Last night I did a webinar for Singh-Ray Filters, and the audience had some terrific questions. One question brought up a point you don’t hear mentioned a lot when talking about when to use filters; lens diffraction.
What is lens diffraction? Light waves enter the camera through the aperture opening reaching the sensor, resulting in your photograph. When the aperture is wide open, say F2.8, the aperture doesn’t constrict much and the light waves are relatively unaffected. However, as you close down to smaller apertures, the opening for light to enter gets smaller and smaller. At F22 the opening is very small. When the light waves pass through this tiny opening (at F22), they interfere with each other which results in loss of sharpness, especially at the edges and corners of your frame. It is almost counter intuitive; you get better depth of field (more areas sharp) at smaller apertures, but you start to lose sharpness due to diffraction. But do you really have to worry about this?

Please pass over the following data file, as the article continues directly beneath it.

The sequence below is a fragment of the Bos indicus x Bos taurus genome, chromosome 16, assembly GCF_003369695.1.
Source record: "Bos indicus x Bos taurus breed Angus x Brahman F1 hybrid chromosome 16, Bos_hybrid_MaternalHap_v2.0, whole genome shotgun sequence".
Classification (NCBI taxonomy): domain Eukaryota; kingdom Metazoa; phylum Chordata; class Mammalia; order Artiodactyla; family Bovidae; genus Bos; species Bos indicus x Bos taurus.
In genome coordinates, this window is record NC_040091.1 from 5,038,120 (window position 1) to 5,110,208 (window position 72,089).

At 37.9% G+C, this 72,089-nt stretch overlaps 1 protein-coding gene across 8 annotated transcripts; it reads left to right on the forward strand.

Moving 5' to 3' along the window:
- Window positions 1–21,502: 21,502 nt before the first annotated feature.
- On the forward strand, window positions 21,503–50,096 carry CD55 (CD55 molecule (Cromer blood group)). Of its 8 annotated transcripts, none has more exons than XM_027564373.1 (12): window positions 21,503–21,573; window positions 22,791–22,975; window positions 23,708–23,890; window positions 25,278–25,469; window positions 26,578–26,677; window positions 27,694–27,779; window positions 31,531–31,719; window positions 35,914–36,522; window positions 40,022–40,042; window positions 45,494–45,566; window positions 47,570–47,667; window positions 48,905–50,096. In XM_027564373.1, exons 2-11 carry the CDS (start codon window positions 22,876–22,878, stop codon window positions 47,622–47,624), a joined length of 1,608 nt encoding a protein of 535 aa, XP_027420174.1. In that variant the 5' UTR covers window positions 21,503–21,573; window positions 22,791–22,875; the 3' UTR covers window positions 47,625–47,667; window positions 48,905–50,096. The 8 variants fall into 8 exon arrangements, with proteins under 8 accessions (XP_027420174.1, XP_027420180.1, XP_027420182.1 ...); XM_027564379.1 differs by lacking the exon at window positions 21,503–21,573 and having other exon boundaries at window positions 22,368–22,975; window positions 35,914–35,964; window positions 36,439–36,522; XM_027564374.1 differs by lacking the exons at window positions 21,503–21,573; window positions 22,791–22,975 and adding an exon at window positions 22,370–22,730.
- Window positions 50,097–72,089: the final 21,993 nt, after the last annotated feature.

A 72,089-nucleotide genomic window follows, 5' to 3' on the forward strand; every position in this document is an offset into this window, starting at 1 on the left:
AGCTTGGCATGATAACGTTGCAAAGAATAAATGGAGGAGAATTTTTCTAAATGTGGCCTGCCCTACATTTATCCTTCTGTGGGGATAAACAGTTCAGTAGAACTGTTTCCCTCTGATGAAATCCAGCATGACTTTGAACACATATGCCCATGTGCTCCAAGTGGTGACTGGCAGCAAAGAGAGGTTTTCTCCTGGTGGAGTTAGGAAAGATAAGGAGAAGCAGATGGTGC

First, it will depend on the lens. Some lenses do an excellent job of managing diffraction, where others don’t. My rule of thumb is I try to avoid shooting at the smallest aperture opening on any lens. I regularly shoot at F16 and don’t worry about diffraction. If I need that amount of depth of field, or to reduce light in my exposure, I will use F16. Sure, there might be a tiny bit of diffraction on my 14-24mm, but it would be overshadowed by the need for more depth of field. You can do a test with your own lens. Set it up on a tripod, focus on a subject, and shoot the full range of apertures for that lens. Then compare them on your computer, and blow up to 100 percent in the corners to look for diffraction.
How does all this relate to filters? Think about it…if I need to reduce light for a slow shutter speed, but I don’t want to use F22 because of diffraction, I could put on a 5 stop ND and that would put my aperture at F4. Little or no diffraction there, and I now can use that slow shutter speed to transform the fast moving river into a silky blue ribbon of color in the final image.